What is Embodiment?
The word embodiment pops up a lot these days, but what does it actually mean, and how do we become more embodied?
The dictionary defines embodiment as ‘a tangible or visible form of an idea, quality, or feeling’.
For me, this means bringing our thoughts and feelings out of our mind and into our body. It means removing the idea that our mind and body are separate, and instead, learning how to bring them together as a whole.
What embodiment is (and what it isn’t)
Most of us understand the term ‘body language’ – it’s a series of tell-tale movements we make when we’re communicating. These movements are often unconscious and may include facial expressions, hand gestures or changes in posture.
The key word here is ‘unconscious’. We don’t realise we’re making these movements, so there’s a disconnect between what we’re thinking or feeling, and how our body is moving.
When we’re unaware of the connection between our physical feelings and our thoughts and emotions, we ignore, resist, or misunderstand these physical sensations. We might experience pain in the body without understanding that the root cause stems from an emotional response.
We end up chasing our tails, trying to stop the pain with painkillers or by ‘correcting’ that part of our body in some way. We make the pain worse by resisting it and insisting it shouldn’t be there. By ignoring the messages our body is trying to send, we develop holding patterns that lead to chronic pain.
If, instead, we can embrace the wisdom of our body and invite all sensations without judgement, we can allow those sensations to come and go, flow through the body and be released when they’re ready.
The poet, Rumi, put this beautifully in his poem The Guest House:
The dark thought, the shame, the malice,
meet them at the door laughing,
and invite them in.
By honouring how our body feels, we remove resistance and open ourselves up to a state of ease and flow.
What is embodied awareness?
Our bodies are designed to move. Even when you’re sitting still, your body is in a state of constant movement as your heart beats and your breath flows in and out.
If you look at the movements of young children, you’ll see embodiment in practice. They sing, they yell, they jump for joy and roll down hills – just for the heck of it. Their movements are unfettered and carefree.
Unfortunately, society quickly teaches us to behave in certain ways, to tone down our exuberance, to only move in ways considered appropriate, that certain feelings are ‘bad’. Our culture prizes the development of the mind, with movement being an afterthought. We learn at an early age to ignore the needs of our body and, instead, to sit still and listen.
As adults, we sit at desks, in cars, on the couch. We stare at screens while we work and when we relax at home, resulting in movements that are repetitive and rigid. Even if we do exercise, we often do it with a specific goal in mind – to win, or ‘get fit’. Many sports activities have a strict set of rules, teaching us the right and wrong way to move, rather than allowing us the joy of spontaneous movement.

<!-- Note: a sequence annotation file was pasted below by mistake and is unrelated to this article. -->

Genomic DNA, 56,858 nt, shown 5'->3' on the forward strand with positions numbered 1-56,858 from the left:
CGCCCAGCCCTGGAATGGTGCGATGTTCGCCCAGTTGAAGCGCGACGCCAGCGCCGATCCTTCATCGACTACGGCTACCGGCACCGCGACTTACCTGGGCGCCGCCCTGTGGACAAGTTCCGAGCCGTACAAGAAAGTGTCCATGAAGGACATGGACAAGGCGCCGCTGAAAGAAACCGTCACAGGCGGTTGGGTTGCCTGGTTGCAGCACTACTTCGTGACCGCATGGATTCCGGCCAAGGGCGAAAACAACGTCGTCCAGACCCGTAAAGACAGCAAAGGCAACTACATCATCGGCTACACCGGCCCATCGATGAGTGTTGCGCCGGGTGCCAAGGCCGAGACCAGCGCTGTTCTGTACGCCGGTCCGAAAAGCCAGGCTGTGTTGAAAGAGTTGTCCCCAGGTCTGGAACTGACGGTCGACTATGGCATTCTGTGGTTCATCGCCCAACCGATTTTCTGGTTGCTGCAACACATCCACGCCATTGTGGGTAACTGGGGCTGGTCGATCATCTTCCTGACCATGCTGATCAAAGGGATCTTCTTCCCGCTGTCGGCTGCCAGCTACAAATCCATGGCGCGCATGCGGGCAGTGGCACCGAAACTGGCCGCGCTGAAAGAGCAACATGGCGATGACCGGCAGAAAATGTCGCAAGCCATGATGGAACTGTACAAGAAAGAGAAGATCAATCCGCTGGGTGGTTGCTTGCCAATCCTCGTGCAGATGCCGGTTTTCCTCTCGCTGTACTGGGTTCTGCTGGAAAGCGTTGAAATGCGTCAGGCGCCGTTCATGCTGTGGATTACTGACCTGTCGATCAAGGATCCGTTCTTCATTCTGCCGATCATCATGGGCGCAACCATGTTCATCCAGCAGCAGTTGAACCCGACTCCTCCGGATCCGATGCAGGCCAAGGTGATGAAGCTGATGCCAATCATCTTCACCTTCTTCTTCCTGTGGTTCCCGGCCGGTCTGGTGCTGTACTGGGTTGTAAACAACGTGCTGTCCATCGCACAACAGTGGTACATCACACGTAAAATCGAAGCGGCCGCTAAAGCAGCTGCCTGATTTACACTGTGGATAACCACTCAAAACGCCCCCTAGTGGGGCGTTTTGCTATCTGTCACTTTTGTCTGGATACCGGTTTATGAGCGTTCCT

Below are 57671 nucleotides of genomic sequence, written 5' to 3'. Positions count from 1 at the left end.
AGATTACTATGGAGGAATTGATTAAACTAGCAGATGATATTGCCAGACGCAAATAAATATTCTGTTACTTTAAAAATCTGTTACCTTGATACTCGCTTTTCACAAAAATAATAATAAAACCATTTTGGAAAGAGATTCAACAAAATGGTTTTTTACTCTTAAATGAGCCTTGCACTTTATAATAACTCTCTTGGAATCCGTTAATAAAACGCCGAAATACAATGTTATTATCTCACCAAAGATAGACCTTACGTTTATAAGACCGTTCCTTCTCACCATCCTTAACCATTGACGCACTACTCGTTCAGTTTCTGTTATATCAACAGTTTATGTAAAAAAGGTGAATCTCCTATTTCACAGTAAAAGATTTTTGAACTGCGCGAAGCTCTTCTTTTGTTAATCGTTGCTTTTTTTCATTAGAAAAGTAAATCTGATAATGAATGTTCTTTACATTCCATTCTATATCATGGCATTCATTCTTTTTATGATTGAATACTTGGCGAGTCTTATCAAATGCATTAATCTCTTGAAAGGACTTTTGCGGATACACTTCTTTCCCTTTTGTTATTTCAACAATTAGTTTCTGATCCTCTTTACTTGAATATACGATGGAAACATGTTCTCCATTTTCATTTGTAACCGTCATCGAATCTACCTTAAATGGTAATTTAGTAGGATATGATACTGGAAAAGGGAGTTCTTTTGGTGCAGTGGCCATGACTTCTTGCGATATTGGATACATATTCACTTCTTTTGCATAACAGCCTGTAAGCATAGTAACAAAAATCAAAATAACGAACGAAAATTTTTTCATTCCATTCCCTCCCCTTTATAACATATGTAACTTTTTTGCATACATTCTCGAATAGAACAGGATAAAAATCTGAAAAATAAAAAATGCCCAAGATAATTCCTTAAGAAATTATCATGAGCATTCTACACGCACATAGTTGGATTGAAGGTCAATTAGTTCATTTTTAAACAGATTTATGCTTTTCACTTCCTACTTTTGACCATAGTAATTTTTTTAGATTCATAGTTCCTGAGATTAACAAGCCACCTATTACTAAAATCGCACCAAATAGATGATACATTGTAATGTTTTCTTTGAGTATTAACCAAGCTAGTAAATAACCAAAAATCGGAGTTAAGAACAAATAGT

To become embodied, we need to explore how our body wants to move in any given moment. It starts as something as simple as consciously connecting with the breath to notice which parts of our body move when we inhale and exhale.
We can begin to notice what physical sensations our feelings produce. When you feel anxious, does your chest feel tight? Do your shoulders hunch over to make you less conspicuous? When you’re angry, is your jaw clenching? Does your breathing get faster, or do you hold your breath?
Bringing conscious awareness to your body’s physical responses is the first step to embodiment. It stimulates new neural pathways and literally rebuilds that connection between body and mind. The more you do it, the stronger the neural pathways become. You’ll reach a stage where you’re no longer just noticing how your body responds (which still implies a disconnect between body and mind), but your awareness will sink down and become a part of the body itself.
You can discover embodiment in any way that encourages joyful movement:
- Free-flowing, intuitive dance, such as belly dancing, African dancing, or sensuous dancing.
- Singing – this connects you deeply with your breath and the physical sense of sound.
- Mindfulness – mindfulness practices bring you out of your head and into the physical senses during daily activities, allowing you to be more present in how your body is feeling.
- Feldenkrais – this gentle movement practice teaches how to bring consciousness back to your physical body and the way you move on a daily basis.
Finding true embodiment, dissolves the line between mind and body, so they become one. It allows us to enjoy a deeper connection with ourselves but also with the world around us. By learning to inhabit the body you’re in, you can heal, and find a greater sense of peace and joy in your life.
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